Thus Franklin expiated the crime to which he pleaded guilty when he appeared before Mr. Justice Macnaghten at Gloucestershire Assizes 20 days ago. Franklin, who was a smallholder, 44 years of age, was then accused of the wilful murder of Gladys Nott, a married woman, with whom he had lived prior to the crime, and his trial lasting only eight minutes, was one of the shortest on record involving the capital charge.

A burly fair-headed man, Franklin listened stolidly and almost without interest to the brief proceedings in the Court, and even when the Judge put on the black cap and sentenced him, showed no trace of emotion.

He had previously refused legal aid, although advised to accept it by the Judge, and his plea of "guilty" when charged was made in a firm voice.

Story of the Crime

The story of the crime as outlined by the prosecution at the trial was that Franklin lived with his brother on a small-holding in Hanham Woods. The dead woman, Mrs. Nott, who lived with Franklin for a time, was the wife of Henry William Nott, another small-holder, who lived 177 yards away from Franklin's bungalow.

In November, 1933, Gladys Nott left her husband and went to live with the accused as his wife in the bungalow. The Notts had a small boy, now aged about seven years, and he used to visit the bungalow on Saturdays and Sundays for the purpose of being washed and bathed by his mother, and having a hot meal. Early in May this year, Mrs. Nott desired to return to her husband, and arrangements were made for her to do so. On My 8, about 10 a.m., she started out in order to return.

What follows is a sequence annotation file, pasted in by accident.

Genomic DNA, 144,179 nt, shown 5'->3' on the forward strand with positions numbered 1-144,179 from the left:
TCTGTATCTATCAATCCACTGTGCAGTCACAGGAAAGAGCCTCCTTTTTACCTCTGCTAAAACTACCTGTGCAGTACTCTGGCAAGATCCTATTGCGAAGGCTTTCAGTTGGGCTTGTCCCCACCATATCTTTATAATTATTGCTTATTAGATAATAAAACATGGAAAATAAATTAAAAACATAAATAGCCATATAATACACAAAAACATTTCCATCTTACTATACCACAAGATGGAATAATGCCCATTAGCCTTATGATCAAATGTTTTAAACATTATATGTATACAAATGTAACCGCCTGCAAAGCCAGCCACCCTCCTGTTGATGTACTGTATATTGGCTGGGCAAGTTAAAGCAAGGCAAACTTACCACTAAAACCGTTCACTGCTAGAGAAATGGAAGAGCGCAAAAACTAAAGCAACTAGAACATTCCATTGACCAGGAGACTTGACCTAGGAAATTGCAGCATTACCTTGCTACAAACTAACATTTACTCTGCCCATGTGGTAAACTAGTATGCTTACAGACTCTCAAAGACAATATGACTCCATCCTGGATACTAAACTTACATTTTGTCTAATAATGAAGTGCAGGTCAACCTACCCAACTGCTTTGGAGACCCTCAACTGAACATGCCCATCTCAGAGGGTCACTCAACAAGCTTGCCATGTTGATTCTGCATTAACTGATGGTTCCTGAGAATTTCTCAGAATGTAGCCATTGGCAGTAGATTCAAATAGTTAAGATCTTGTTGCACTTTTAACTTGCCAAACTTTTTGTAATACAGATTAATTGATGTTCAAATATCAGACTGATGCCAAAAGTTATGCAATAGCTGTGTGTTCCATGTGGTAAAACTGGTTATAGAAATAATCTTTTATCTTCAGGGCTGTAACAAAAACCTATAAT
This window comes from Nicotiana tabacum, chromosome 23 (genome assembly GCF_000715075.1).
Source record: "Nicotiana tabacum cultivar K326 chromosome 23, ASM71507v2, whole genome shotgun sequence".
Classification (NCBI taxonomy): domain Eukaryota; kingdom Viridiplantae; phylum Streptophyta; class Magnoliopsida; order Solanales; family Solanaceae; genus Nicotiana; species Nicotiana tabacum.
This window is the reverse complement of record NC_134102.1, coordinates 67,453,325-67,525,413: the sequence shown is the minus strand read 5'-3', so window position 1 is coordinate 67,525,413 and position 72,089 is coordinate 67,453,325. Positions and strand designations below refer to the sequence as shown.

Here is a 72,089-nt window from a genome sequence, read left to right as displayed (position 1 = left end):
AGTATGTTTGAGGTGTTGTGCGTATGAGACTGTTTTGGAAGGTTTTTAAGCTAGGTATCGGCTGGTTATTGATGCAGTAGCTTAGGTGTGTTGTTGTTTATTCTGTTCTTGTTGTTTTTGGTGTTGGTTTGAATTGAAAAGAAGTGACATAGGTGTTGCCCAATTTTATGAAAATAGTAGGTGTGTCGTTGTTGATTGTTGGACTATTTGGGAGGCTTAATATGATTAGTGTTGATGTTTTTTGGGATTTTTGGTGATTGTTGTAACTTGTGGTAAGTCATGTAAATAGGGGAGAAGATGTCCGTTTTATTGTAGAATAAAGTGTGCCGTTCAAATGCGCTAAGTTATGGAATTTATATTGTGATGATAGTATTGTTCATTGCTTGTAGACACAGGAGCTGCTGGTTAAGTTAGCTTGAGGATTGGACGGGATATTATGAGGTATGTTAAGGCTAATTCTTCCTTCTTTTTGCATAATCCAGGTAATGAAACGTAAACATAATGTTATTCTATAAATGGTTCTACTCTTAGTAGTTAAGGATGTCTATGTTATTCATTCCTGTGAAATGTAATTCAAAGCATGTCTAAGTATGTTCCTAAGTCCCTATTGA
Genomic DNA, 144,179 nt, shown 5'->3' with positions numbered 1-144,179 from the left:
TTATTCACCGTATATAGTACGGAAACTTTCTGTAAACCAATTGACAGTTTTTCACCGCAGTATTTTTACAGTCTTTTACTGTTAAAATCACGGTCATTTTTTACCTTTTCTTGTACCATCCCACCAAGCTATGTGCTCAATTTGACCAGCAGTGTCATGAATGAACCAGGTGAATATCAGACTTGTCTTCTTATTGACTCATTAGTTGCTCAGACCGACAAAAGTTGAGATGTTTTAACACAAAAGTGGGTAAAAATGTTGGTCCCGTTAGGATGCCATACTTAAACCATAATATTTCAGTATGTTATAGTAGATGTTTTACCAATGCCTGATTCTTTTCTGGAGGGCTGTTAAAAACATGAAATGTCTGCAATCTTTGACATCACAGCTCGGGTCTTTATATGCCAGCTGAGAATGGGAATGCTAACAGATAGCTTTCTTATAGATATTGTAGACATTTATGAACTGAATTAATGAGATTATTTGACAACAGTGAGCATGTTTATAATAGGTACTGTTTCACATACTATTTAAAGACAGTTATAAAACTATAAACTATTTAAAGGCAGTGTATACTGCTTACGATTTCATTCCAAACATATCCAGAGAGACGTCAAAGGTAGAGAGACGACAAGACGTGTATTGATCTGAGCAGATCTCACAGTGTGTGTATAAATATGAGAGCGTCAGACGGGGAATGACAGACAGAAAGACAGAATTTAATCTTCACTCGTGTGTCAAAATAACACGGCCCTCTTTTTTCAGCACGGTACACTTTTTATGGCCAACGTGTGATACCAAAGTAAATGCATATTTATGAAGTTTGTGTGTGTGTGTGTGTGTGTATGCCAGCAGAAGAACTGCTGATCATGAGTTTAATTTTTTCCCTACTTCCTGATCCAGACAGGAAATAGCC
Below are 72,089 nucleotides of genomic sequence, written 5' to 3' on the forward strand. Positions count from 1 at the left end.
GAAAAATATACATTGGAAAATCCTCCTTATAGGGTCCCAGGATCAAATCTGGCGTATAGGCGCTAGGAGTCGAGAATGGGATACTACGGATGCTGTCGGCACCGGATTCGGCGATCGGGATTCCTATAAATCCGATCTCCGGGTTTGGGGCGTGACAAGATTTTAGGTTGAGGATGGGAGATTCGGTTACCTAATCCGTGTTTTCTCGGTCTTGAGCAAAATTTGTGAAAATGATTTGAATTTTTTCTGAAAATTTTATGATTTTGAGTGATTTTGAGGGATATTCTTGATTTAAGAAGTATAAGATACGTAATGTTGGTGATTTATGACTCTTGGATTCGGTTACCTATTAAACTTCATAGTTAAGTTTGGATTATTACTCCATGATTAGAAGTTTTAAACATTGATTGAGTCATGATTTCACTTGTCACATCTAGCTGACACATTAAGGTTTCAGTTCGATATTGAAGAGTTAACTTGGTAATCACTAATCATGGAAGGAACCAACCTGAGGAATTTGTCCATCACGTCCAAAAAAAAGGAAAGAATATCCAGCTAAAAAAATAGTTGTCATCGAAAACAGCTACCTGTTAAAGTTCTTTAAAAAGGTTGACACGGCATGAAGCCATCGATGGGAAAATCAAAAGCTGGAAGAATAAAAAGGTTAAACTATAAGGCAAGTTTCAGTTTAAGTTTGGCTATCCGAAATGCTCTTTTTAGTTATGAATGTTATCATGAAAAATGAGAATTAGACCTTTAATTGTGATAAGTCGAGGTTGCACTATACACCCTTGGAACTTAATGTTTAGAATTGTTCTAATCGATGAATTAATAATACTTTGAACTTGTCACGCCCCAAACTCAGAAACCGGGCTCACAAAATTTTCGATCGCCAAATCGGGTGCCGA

As she was walkking towards her husband's bungalow, Franklin shot her from behind with a single barrelled sports gun. He shot her twice; once when she was on the ground.

Heard Wife Scream

Nott ws working in a field a little distance away and he heard his wife scream. He ran towards the spot and then heard two shots. He saw Franklin standing there with a gun in his hand. Franklin turned to him and said, "And you too, you rat."

Nott ran into a shed and caught hold of a gun which he had there for the purpose of shooting rats, and he intended to shoot at Franklin in his own defence. Franklin, however, shot at him and wounded him in the eye and head. Franklin was heard to say that he was going to play with Nott like a cat played with a mouse, but it happened that he had no more cartridges in the gun he could fire, and at that moment two women, Mrs. Dyer and Mrs. Taylor came up, and to them Franklin said: "I have shot Gladys, and I have also put a shot into Mr. Nott."

The police were sent for, and Franklin made a similar statement ot them.

Dramatic Incident at Inquest

Juryman's Objection to Viewing Body

A dramatic incident marked the inquest, which was held in the Prison two and a half hours after the execution by the Coroner for the Cheltenham division (Mr. J. Wagborne).

One of the jurymen, Mr. Robert Williams, of Queen Anne Farm, Quedgeley, declared that he had a great objection to viewing the body.

"Are we bound to do this?" he asked, "I don't think it right, and just that I should be asked to view the body."

The Coroner reminded Mr. Williams that there was an obligation upon him to view the body. "It is one of the main things you have to do." he said.

The Prison Governor added a few words of reassurance, and Mr. Williams thereupon followed the rest of the jury.

The only persons present at the inquest, in addition to the Coroner and jury, were the Prison Governor, the Medical Officer of the Prison, Coroner's Officer Wickham, members of the Press and a prison official. Mr. Leslie James Walsh was chosen foreman.